The Gulf Coast Ecosystem Restoration Council will hold its first public meeting at the Renaissance Riverview Plaza Hotel in Mobile, Alabama on Tuesday, Dec. 11.
Established by the Resources and Ecosystem Sustainability, Tourism, Opportunities Revived Economies of the Gulf Coast States Act of 2012 (a.k.a. the Restore Act), the council will develop and oversee implementation of a comprehensive plan to help restore the ecosystem and economy of the Gulf Coast region in the wake of the Deepwater Horizon oil spill of 2010, according to a press release from the White House.
The council is comprised of governors from the five affected Gulf States, the Secretaries from the U.S. Departments of Interior, Commerce, Agriculture, and Homeland Security as well as the Secretary of the Army and the Administrator of the U.S. Environmental Protection Agency. The Gulf States selected and President Obama appointed the Secretary of Commerce as the Council’s Chair.
It will work with the state and local communities to identify projects and programs that will restore the region’s natural resources and help benefit local businesses, boost their economies and create jobs.
“In order to ensure robust public input throughout the entire process, the council will hold several public meetings and listening sessions in each of the Gulf states in the coming months,” according to the press release.
Acting U.S. Commerce Secretary Rebecca Blank, U.S. Environmental Protection Agency Administrator Lisa P. Jackson, Alabama Governor Robert Bentley and other federal, state and local officials will participate in the meeting, which will ostensibly give the public the opportunity to learn about the council and provide feedback on the council’s restoration planning efforts during a designated public comment period.
The meeting is open to the public and the media and there will be an open microphone public comment period from 2:30 p.m. to 4:30 p.m.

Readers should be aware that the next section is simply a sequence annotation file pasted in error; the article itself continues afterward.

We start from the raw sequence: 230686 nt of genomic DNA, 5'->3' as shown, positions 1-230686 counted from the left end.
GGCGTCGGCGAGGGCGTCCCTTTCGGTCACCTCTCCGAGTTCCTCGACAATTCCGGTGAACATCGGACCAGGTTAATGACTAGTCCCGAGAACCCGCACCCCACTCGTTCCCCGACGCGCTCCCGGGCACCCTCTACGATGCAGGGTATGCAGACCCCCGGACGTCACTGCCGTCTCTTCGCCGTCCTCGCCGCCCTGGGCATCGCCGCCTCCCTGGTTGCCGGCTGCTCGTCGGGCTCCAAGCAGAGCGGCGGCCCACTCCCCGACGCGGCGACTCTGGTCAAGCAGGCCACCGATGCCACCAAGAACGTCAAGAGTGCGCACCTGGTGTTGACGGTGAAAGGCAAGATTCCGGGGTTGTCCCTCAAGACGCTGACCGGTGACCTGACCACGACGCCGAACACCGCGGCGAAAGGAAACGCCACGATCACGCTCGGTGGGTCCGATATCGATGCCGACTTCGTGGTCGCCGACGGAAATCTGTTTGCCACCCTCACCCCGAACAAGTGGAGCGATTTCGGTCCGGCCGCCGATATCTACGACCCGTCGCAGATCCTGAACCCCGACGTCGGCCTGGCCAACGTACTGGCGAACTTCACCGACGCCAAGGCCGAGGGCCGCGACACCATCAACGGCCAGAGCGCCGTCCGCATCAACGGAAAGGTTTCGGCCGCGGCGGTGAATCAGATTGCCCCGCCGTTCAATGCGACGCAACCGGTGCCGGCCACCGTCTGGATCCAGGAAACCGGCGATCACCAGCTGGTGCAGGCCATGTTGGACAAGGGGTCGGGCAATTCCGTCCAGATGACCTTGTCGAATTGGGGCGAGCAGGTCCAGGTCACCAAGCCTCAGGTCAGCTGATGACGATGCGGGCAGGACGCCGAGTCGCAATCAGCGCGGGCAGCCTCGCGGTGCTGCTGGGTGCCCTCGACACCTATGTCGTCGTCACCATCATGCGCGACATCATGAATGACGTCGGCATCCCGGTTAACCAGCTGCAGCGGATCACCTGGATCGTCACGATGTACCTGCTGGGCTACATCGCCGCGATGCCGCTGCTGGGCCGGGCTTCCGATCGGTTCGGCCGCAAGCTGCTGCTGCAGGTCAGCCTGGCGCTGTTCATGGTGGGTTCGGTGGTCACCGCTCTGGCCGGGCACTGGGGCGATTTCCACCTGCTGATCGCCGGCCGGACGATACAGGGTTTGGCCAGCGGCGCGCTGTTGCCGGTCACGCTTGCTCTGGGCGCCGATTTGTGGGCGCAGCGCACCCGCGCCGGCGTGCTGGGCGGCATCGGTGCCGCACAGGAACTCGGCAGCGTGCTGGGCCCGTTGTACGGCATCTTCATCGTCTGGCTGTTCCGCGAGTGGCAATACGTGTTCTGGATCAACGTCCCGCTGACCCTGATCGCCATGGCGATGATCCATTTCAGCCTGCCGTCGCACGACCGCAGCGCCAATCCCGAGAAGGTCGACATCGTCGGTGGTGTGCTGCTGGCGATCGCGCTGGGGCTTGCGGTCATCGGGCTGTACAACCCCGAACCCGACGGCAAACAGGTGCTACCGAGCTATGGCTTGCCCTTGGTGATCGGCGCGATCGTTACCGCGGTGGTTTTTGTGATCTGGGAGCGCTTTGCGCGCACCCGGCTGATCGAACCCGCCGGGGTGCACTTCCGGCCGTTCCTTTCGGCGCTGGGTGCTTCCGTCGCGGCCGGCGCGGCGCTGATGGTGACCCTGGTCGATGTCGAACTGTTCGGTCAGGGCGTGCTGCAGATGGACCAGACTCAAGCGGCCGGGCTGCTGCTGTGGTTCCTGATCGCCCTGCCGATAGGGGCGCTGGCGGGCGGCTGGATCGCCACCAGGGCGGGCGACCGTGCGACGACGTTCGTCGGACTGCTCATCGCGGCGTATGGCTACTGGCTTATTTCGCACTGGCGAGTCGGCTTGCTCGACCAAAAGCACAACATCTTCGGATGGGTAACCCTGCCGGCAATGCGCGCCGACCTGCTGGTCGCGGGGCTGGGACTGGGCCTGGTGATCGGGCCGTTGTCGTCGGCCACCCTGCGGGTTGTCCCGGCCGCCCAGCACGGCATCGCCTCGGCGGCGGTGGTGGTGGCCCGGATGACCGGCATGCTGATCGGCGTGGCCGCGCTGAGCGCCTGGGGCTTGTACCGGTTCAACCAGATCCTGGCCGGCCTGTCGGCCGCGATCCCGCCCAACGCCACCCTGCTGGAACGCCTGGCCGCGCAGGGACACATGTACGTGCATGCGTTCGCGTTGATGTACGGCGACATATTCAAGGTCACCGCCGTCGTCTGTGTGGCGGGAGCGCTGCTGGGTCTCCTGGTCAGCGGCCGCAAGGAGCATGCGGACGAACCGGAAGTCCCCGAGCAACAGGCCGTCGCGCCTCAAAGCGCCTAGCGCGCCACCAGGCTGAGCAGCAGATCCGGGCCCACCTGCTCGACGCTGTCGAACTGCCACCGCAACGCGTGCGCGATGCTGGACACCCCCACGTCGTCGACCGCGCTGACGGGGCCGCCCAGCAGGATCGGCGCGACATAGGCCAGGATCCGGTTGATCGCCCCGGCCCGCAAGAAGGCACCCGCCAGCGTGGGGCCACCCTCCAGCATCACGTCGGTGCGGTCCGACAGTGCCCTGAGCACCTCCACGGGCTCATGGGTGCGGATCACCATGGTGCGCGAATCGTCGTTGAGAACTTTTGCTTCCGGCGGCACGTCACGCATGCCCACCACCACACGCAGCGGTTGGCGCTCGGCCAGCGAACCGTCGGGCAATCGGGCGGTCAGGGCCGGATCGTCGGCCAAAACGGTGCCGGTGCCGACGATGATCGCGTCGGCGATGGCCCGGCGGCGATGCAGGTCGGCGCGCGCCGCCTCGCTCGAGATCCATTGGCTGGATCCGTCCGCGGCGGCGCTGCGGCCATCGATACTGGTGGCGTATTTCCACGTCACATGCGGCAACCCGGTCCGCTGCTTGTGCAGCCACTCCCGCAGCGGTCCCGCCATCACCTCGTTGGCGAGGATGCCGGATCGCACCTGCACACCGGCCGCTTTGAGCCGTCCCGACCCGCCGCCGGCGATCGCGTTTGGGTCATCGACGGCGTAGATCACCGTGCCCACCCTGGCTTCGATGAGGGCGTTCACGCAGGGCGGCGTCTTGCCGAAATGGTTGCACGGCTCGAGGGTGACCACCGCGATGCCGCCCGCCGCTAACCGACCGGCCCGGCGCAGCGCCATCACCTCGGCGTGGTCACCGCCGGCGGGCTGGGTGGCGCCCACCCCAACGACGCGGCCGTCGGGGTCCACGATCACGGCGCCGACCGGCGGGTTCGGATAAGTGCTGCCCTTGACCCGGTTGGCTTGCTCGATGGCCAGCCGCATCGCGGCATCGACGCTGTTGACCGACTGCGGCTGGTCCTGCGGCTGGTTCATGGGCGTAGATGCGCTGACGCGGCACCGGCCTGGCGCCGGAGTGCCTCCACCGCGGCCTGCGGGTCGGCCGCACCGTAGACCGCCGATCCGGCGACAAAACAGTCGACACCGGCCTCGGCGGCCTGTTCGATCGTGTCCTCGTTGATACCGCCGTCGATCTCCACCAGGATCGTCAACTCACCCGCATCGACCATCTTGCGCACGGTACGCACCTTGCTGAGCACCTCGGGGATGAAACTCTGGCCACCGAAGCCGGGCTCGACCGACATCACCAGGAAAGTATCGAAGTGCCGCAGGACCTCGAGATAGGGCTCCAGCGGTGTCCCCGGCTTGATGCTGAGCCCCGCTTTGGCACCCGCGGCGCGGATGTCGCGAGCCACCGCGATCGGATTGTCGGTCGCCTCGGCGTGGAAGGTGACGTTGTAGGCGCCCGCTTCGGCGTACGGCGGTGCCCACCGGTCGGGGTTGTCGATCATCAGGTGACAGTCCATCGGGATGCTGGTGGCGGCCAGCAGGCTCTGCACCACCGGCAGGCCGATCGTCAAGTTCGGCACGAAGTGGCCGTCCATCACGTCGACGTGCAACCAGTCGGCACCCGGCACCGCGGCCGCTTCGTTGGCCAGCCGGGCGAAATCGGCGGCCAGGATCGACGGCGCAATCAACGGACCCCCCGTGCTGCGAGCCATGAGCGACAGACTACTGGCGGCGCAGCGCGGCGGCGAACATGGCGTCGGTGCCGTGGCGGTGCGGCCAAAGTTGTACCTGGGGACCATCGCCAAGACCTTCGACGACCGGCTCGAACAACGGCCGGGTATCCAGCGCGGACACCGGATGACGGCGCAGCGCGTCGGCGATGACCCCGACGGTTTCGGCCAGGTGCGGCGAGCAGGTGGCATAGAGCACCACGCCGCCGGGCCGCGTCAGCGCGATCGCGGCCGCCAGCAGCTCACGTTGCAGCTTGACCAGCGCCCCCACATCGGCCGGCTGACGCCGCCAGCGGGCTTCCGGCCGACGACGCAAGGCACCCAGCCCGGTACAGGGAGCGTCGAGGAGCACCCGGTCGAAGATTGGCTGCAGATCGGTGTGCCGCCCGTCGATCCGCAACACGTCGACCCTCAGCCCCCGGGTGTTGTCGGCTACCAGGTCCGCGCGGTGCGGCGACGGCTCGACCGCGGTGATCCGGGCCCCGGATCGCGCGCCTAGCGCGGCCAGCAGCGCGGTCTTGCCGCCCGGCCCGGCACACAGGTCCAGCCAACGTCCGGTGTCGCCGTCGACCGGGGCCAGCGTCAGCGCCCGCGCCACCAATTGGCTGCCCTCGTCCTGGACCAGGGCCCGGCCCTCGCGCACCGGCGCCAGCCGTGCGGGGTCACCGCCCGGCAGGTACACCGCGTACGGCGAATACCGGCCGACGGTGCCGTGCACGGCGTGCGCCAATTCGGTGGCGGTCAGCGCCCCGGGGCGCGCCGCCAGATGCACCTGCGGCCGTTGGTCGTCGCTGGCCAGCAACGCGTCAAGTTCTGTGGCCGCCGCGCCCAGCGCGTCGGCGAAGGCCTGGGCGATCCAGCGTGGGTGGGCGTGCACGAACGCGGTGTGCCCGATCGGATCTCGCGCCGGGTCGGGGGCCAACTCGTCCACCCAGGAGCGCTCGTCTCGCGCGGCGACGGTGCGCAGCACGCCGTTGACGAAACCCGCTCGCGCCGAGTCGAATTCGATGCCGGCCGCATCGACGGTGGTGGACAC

To learn more about the Gulf Restoration Council and Restore Act, there is a Website for it.
About the Restore Act
The oil spill caused extensive damage to the Gulf Coast’s natural resources, devastating the economies and communities that rely on it. In an effort to help the region rebuild, Congress passed the bipartisan Restore Act, which dedicates 80 percent of Clean Water Act administrative and civil penalties paid by responsible parties after the date of enactment of this act in connection with the Deepwater Horizon oil spill to the Gulf Region for ecological and economic recovery efforts.
This law will likely generate investments in economic development, tourism promotion and science-based natural resource restoration in the states hit hardest by the spill — Alabama, Florida, Louisiana, Mississippi and Texas.
The Restore Act sets forth the following framework for allocation of the trust fund:
* 35 percent of the money divided equally between the five Gulf States for ecological and economic restoration efforts in the region;
* 30 percent of the money through the council to implement a comprehensive plan for ecosystem and economic recovery of the Gulf Coast;
* 30 percent of the money for states’ plans based on impacts from the Deepwater Horizon oil spill;
* 2.5 percent of the money to create the Gulf Coast Ecosystem Restoration Science, Observation, Monitoring and Technology Program within the Department of Commerce’s National Oceanic and Atmospheric Administration (NOAA); and
* 2.5 percent of the money to the Centers of Excellence Research grants, which will each focus on science, technology and monitoring related to Gulf restoration.
© 2012, Glynn Wilson. All rights reserved.